The 2018 Midterm Elections Bring Back Divided Government to Wisconsin

 Joe Murray  |    December 10, 2018
The 2018 Midterm Elections Bring Back Divided Government to Wisconsin

The 2018 midterm elections in Wisconsin were highly competitive and very expensive. This, along with strong voter enthusiasm on both sides of the political divide, generated the highest voter turnout in a midterm election since 1962, at 59 percent.

And yes, there were a few surprises with the final election results. In the end, both Democrats and Republicans have reasons to be happy as well as disappointed. Here’s a quick overview of the Wisconsin election results from November 6.

Republicans no longer dominate state government: As political reporter Craig Gilbert noted the day after the November elections, ‚ÄúAn eight-year reign of Republican dominance and political muscle in this state came to an end Tuesday when Democrat Tony Evers defeated GOP Gov. Scott Walker, the central figure in Wisconsin politics for more than a decade.‚ÄĚ

With Evers’ 1.2 percent win over Walker, Republicans no longer control every branch of state government. For the past eight years, Gov. Scott Walker and legislative Republicans have been able to pass into law virtually any policy they supported. With governor-elect Tony Evers taking over the executive branch, legislative Republicans will have to negotiate and compromise in the future to get legislation signed into law by the new governor.

Democrats swept the top of the ticket: For the first time since 1982, Democrats swept top-of-the-ticket races across the board last month: U.S. Senate (Baldwin), governor (Evers), attorney general (Kaul), secretary of state (LaFollette), and state treasurer (Godlewski). The race for governor and attorney general were very close; while U.S. Senate, secretary of state and state treasurer election winners were all comfortable wins for Democrats.

This achievement is remarkable when you consider the fact that in gubernatorial elections, Wisconsin Democrats have only won a real majority of votes in a midterm election three times since 1980: Tony Earl in 1982, Jim Doyle in 2006 and Tony Evers in 2018.

Republicans maintain power down the ballot: Just as remarkable as the Democrats’ sweep at the top of the ticket was the GOP’s dominance in all federal and state legislative elections. The ballot included all eight congressional seats, 17 state Senate seats and 99 state Assembly seats. Virtually nothing changed! There are a number of new legislators replacing those who retired or ran for another office, but the balance of power remains the same:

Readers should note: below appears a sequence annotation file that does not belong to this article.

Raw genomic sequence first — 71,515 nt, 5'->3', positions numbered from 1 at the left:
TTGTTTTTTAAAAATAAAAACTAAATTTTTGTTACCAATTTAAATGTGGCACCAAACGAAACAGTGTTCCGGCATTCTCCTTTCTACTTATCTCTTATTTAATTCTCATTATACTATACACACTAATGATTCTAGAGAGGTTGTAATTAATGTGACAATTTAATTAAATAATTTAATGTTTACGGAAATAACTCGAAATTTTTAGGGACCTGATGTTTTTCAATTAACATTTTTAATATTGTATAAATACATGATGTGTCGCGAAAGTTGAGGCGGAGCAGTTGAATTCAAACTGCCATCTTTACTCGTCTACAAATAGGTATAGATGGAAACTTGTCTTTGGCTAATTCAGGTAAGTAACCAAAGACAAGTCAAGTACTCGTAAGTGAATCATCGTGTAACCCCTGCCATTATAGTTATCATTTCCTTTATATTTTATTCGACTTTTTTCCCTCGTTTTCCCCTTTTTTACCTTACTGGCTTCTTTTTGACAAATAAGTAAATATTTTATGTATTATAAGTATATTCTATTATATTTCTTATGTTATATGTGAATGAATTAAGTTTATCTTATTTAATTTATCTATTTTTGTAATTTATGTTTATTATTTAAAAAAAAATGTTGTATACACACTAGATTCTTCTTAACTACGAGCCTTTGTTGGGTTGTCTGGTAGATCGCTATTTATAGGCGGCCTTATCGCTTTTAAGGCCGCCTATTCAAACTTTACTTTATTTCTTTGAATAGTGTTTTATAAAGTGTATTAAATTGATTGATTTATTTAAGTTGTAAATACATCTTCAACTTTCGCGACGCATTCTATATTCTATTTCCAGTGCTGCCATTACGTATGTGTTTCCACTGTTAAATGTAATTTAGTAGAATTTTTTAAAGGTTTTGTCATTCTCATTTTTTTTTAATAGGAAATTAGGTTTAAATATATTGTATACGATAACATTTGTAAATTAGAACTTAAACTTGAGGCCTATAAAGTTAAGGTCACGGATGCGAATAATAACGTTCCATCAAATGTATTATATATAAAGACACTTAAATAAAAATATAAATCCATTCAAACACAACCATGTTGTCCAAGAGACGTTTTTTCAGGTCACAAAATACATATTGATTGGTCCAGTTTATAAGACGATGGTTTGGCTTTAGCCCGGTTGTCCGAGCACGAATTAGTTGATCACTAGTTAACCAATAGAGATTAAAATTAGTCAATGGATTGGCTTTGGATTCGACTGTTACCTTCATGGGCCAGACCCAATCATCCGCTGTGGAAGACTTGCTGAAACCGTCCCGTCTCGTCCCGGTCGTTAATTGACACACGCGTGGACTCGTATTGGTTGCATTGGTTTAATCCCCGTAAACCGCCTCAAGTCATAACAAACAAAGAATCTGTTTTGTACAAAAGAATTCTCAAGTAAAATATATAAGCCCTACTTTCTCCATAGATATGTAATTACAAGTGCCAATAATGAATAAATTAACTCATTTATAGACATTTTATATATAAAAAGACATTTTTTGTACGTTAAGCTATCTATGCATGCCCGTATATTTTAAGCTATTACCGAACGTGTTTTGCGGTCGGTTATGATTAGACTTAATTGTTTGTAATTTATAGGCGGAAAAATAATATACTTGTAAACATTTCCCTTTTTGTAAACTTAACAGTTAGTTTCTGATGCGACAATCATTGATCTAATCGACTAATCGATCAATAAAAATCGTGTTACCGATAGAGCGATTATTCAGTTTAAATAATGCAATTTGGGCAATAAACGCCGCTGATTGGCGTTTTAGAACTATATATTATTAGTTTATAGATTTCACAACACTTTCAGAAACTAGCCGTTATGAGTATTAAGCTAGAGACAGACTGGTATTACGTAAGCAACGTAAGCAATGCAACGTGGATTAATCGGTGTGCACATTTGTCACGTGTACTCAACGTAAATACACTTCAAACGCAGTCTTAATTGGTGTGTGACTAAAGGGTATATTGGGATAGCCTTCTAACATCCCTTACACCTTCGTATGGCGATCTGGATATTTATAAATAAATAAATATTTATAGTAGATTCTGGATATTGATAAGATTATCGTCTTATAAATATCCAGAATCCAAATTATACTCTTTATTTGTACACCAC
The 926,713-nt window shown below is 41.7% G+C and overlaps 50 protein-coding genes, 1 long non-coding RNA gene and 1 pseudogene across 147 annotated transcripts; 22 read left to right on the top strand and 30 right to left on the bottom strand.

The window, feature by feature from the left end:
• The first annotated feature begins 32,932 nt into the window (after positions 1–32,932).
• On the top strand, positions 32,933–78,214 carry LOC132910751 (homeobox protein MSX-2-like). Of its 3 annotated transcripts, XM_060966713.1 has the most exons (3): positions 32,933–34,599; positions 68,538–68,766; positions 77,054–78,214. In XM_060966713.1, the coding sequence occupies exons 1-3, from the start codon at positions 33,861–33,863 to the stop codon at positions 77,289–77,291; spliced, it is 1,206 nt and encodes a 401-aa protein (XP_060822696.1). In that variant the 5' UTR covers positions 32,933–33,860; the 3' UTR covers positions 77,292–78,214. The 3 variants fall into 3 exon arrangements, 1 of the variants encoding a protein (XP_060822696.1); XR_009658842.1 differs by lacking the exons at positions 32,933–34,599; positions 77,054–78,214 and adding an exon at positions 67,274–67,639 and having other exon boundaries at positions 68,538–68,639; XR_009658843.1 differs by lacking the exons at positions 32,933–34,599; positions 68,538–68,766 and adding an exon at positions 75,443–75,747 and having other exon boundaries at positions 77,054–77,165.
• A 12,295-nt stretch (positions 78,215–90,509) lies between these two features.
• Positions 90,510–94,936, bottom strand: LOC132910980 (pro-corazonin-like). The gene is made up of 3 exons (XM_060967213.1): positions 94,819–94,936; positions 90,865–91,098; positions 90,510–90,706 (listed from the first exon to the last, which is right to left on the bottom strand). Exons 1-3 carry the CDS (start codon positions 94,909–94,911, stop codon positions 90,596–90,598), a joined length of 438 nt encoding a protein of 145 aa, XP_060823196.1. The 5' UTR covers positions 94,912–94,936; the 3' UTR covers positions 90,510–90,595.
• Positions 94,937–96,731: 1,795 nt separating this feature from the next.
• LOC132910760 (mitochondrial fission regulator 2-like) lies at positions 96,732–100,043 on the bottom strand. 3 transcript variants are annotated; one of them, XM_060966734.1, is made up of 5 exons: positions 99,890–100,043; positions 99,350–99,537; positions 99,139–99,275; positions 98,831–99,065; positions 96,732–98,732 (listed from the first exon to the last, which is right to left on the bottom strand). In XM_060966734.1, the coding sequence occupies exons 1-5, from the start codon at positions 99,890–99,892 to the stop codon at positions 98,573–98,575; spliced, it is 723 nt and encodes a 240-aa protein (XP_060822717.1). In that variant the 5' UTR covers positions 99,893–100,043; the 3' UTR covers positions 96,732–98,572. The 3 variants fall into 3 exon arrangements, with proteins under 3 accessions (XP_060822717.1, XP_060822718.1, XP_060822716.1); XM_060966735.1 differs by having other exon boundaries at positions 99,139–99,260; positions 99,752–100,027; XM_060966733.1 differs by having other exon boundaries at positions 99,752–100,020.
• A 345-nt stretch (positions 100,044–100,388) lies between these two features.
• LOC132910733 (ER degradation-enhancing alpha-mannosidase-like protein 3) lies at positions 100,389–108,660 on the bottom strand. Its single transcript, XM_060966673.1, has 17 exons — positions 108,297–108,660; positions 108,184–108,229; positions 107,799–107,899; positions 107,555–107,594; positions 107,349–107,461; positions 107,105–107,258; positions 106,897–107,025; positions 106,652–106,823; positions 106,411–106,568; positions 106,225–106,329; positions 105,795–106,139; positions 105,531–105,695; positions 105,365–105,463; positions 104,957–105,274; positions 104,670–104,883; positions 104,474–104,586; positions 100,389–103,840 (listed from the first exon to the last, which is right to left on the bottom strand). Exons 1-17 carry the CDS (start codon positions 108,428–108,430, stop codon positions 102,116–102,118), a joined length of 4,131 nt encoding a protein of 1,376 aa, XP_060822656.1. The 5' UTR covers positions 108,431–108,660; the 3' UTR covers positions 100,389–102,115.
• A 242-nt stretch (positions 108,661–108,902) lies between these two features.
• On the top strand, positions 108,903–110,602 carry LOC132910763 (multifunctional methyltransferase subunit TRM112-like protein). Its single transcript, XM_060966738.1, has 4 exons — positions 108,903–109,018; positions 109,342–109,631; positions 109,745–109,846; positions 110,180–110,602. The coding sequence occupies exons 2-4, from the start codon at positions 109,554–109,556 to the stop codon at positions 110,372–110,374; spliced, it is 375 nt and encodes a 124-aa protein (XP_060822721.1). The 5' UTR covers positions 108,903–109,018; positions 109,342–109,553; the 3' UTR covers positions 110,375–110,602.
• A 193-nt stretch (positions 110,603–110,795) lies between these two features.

• Congress: Heading into the November elections, the Wisconsin U.S. House delegation had five Republicans and three Democrats. Nothing changed!
  • State Senate: Heading into the November midterms, Republicans controlled the chamber 18-15. The GOP actually picked up one seat and now control the Senate 19-14.
  • State Assembly: Prior to the November elections, the GOP controlled the state Assembly 64-35. Republicans lost one seat and still control the lower chamber 63-36.

Bottom line: Republicans experienced a one-seat gain in the state Senate and a one-seat loss in the state Assembly. Virtually nothing changed in spite of the top-of-the-ticket sweep by Democrats. This was one outcome that few, if any, political prognosticators predicted. It’s even more remarkable when you factor in the $6 million spent on behalf of Democratic state Senate candidates from third-party groups to try and flip the state Senate from red to blue. Very unusual.

Absentee voting is wildly popular and growing: According to numbers compiled by the political website WisPolitics, the number of absentee ballots cast before the November 6 election grew by 46 percent over the 2014 midterm elections. In 2018, 547,954 absentee ballots were cast, compared to 374,294 absentee ballots in 2014. Absentee voting, often referred to as ‚Äúconvenience voting,‚ÄĚ will most likely continue to grow as voters discover the ease of voting early and avoiding long lines at the polls on Election Day.

In the end, Wisconsin voters rendered a split decision. Neither side was completely happy with the outcomes, and both sides will have to negotiate to get anything passed. Divided government has returned to Wisconsin.

Joe Murray is Director of Political and Governmental Affairs for the WRA. 

Copyright 1998 - 2021 Wisconsin REALTORS¬ģ Association. All rights reserved.

Privacy Policy   |   Terms of Use   |   Accessibility   |   Real Estate Continuing Education